• Supplemental compensation paid at a different time than regular wages: If supplemental compensation is paid at a different time than regular wages, the method of withholding depends on whether the employer withheld Connecticut income tax from the employee's regular wages.
  • If Connecticut income tax was withheld on regular wages:  If the employer withheld Connecticut income tax from the employee's regular wages, the employer must compute the tax on the combined regular and supplemental wages using the tables that are in effect on the date that the payment is made. The computed tax minus the tax withheld from regular wages is the tax to be withheld from supplemental wages.   For the period from March 1, 2003 through June 30, 2003, the total of the supplemental and regular wages will be subject to the highest marginal “catch-up” income tax rate of 5.25%.  For the period of July 1, 2003 through December 31, 2003, the total of the supplemental and regular wages will be subject to the highest marginal income tax rate of 5%. 
  • If Connecticut income tax was not withheld on regular wages:  If the employer did not withhold Connecticut income tax from the regular wages, the regular and supplemental wages should be added together and the tax computed on the whole amount using the tables that are in effect on the date that the payment is made.   For the period of March 1, 2003 through June 30, 2003, the total of the supplemental and regular wages will be subject to the highest marginal “catch-up” income tax rate of 5.25%.  For the period of July 1, 2003 through December 31, 2003, the total of the supplemental and regular wages will be subject to the highest marginal income tax rate of 5%. 

 

7.  How Should I Calculate My Estimated Payments for the 2003 Taxable Year to Ensure That I Am Not Underpaid?  In general, if you do not make timely installments of your required annual payment and your Connecticut income tax for the 2003 taxable year (after tax credits) minus Connecticut income tax withheld for the 2003 taxable year is more than $500, you will be charged interest on the underpaid amount.

Your required annual payment for the 2003 taxable year is the lesser of:

  • 90% of the income tax shown on your 2003 Connecticut income tax return.  The simplest approach would be to calculate your 2003 estimated tax using the new 5% tax rate and then pay in 90% of that tax in four equal timely installments.  However, you may use the old 4.5% tax rate to calculate your April 15, 2003, installment, but on or before June 15, 2003, you are required to pay in at least 50% of the tax shown on your 2003 Connecticut income tax return using the new 5% tax rate.  Therefore, if you use the 4.5% tax rate for the April 15, 2003, installment, you must pay a larger June 15, 2003 installment to "catch up". To determine the amount of your June 15, 2003, "catch-up" installment, complete Form CT-1040ES, 2003 Estimated Connecticut Income Tax Worksheet - June 2003 Catch-Up.  The September 15, 2003, and the January 15, 2004, installments must be calculated using the 5% tax rate.
  • 100% of the income tax shown on your 2002 Connecticut income tax return.  You may use 100% of your 2002 Connecticut income tax and pay in 25% of that tax for your April 15, 2003, September 15, 2003, and January 15, 2004, installments.  However, on or before June 15, 2003, you are required to pay in at least 50% of the tax shown on your 2002 Connecticut income tax return, recalculated by using the new 5% tax rate.  Therefore, you must pay a larger June 15, 2003, installment to "catch up".  To determine the amount of your June 15, 2003, "catch-up" installment, complete Form CT-1040ES, 2003 Estimated Connecticut Income Tax Worksheet - June 2003 Catch-Up.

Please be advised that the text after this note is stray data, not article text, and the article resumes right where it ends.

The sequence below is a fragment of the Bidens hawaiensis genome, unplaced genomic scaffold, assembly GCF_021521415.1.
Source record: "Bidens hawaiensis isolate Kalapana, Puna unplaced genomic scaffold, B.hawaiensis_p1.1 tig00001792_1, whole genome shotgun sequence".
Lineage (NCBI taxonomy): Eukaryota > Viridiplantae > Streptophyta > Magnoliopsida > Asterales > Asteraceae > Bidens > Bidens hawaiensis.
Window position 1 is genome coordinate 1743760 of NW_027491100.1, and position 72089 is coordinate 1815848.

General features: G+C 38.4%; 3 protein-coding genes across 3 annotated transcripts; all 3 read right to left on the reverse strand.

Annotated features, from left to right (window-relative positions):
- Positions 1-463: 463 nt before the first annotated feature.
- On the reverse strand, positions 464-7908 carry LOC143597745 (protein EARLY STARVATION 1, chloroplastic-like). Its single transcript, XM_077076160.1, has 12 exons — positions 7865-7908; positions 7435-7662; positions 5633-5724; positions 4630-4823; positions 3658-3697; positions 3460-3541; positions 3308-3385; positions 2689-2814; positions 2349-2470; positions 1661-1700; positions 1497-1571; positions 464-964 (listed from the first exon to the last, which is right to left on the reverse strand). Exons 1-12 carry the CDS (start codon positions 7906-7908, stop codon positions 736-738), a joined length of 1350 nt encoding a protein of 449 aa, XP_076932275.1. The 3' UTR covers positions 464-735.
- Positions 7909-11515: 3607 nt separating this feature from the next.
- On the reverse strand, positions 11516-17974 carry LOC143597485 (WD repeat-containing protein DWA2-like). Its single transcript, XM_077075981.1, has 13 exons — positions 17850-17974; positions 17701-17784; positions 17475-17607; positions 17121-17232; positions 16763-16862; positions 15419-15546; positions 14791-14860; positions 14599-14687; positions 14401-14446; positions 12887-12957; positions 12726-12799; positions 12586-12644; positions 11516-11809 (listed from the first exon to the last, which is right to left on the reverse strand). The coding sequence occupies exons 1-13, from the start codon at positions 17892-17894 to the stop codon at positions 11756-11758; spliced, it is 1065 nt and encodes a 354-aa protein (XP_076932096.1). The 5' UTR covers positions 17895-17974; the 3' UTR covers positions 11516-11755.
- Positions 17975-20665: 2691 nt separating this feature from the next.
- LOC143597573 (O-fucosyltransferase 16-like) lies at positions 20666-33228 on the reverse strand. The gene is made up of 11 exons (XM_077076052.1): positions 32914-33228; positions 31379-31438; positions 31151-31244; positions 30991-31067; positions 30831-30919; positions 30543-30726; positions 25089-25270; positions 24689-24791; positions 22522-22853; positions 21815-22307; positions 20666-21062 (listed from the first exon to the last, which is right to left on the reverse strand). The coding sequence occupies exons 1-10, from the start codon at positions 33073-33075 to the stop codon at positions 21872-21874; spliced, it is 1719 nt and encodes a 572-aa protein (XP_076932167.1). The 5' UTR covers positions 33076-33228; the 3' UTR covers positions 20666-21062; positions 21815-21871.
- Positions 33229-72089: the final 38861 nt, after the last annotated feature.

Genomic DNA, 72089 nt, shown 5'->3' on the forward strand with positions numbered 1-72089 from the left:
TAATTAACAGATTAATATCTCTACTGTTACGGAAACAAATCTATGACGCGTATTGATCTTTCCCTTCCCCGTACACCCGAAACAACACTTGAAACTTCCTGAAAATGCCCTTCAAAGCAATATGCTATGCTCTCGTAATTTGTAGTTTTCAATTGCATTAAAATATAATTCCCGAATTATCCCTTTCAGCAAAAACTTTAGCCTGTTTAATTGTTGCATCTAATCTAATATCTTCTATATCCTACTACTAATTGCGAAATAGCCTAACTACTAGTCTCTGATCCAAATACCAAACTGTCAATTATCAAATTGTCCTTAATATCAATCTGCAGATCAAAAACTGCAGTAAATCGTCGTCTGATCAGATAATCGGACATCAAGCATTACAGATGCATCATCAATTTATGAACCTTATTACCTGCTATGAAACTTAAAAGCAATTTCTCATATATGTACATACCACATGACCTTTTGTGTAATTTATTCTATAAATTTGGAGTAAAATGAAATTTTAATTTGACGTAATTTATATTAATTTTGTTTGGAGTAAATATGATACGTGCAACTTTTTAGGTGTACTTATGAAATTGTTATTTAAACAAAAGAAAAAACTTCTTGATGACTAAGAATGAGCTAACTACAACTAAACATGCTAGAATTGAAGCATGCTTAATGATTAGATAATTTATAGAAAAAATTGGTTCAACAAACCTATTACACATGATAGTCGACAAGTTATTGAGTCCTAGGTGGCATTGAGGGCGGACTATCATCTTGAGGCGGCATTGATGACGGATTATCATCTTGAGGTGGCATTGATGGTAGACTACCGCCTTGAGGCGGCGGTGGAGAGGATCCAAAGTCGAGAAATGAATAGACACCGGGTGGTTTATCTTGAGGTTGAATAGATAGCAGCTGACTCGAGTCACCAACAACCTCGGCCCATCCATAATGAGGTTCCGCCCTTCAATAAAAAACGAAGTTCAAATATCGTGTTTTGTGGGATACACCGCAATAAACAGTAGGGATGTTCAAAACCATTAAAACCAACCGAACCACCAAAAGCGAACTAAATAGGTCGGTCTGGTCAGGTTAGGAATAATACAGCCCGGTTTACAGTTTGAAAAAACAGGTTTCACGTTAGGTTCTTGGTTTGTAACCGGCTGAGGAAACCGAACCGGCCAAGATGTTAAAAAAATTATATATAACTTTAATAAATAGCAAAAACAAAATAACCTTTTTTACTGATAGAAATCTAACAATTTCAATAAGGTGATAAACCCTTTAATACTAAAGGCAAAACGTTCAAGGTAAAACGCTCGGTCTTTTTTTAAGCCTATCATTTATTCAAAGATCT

Form CT-1040ES, 2003 Estimated Connecticut Income Tax Worksheet - June 2003 Catch-Up, was mailed to you with your 2003 Estimated Coupon Booklet or may be downloaded from the DRS Website at:  www.ct.gov/drs

 


 

8.   At What Rate Is Connecticut Income Tax To Be Withheld From Gambling Winnings and Connecticut Lottery Winnings That Are Paid During 2003?  If the gambling winnings or winnings from the Connecticut Lottery (including Powerball) are subject to Connecticut income tax withholding, Connecticut income tax must be withheld as follows:

  • If the winnings are paid between March 1, 2003 and June 30, 2003, Connecticut income tax must be withheld at the “catch-up” rate of 5.25%;
  • If the winnings are paid on or after July 1, 2003, Connecticut income tax must be withheld at the rate of 5%.

These rules apply whether the winners are receiving monthly or annual payments or are receiving a one-time payment.

For further information on whether the winnings are subject to Connecticut income tax withholding, see Informational Publication 2001(29), Connecticut Income Tax Treatment of Gambling Winnings Other Than State Lottery Winnings, and Informational Publication 2002(18), Connecticut Income Tax Treatment of State Lottery Winnings Received by Residents and Nonresidents of Connecticut.

 


 

Effect of This Document: An Informational Publication is a document issued by DRS that addresses frequently asked questions about a current position, policy, or practice, usually in a less technical question and answer format.

 


For Further Information: Call DRS during business hours, Monday through Friday:

  • 1-800-382-9463 (in-state), or
  • 860-297-5962 (from anywhere)

TTY, TDD, and Text Telephone users only may transmit inquiries 24 hours a day by calling 860-297-4911.



Forms and Publications: Forms and publications are available all day, seven days a week:

  • Internet: Preview and download forms and publications from the DRS Web site: www.ct.gov/drs
  • Telephone: Call 860-297-4753 (from anywhere), or 1-800-382-9463 (in-state) and select Option 2 from a touch-tone phone.

 

Paperless Filing Methods (fast, easy, free, and confidential):

  • For business returns: Use Fast-File to electronically file sales and use taxes, business use tax, room occupancy tax, or withholding tax returns over the internet or telephone.  Visit the DRS Web site at: www.ct.gov/drs and click on Fast-File Program. 
  • For resident income tax returns: Use WebFile to file personal income tax returns over the Internet. Visit the DRS Web site at: www.ct.gov/drs and click on File Tax Returns On-Line.


IP 2003(10)

Income and Withholding Tax

Q & A on Income and Withholding Tax Changes

Issued: 04/08/2003